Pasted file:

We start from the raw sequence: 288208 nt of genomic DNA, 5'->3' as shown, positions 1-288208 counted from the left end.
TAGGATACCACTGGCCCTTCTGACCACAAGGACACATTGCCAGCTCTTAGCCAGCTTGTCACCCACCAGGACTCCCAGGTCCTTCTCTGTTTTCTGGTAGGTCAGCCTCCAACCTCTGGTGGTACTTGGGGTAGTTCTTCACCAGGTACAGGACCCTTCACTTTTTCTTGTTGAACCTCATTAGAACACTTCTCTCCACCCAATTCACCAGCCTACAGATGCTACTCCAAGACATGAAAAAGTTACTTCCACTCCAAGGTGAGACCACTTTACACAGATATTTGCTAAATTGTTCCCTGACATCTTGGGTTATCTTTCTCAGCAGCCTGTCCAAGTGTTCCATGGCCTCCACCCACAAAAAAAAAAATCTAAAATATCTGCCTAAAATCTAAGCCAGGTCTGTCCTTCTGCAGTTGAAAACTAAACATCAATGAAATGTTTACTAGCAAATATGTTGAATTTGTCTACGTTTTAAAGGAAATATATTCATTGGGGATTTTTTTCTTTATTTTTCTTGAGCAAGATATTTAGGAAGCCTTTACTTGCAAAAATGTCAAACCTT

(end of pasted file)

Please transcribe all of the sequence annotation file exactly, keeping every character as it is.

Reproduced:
We start from the raw sequence: 288208 nt of genomic DNA, 5'->3' as shown, positions 1-288208 counted from the left end.
TAGGATACCACTGGCCCTTCTGACCACAAGGACACATTGCCAGCTCTTAGCCAGCTTGTCACCCACCAGGACTCCCAGGTCCTTCTCTGTTTTCTGGTAGGTCAGCCTCCAACCTCTGGTGGTACTTGGGGTAGTTCTTCACCAGGTACAGGACCCTTCACTTTTTCTTGTTGAACCTCATTAGAACACTTCTCTCCACCCAATTCACCAGCCTACAGATGCTACTCCAAGACATGAAAAAGTTACTTCCACTCCAAGGTGAGACCACTTTACACAGATATTTGCTAAATTGTTCCCTGACATCTTGGGTTATCTTTCTCAGCAGCCTGTCCAAGTGTTCCATGGCCTCCACCCACAAAAAAAAAAATCTAAAATATCTGCCTAAAATCTAAGCCAGGTCTGTCCTTCTGCAGTTGAAAACTAAACATCAATGAAATGTTTACTAGCAAATATGTTGAATTTGTCTACGTTTTAAAGGAAATATATTCATTGGGGATTTTTTTCTTTATTTTTCTTGAGCAAGATATTTAGGAAGCCTTTACTTGCAAAAATGTCAAACCTT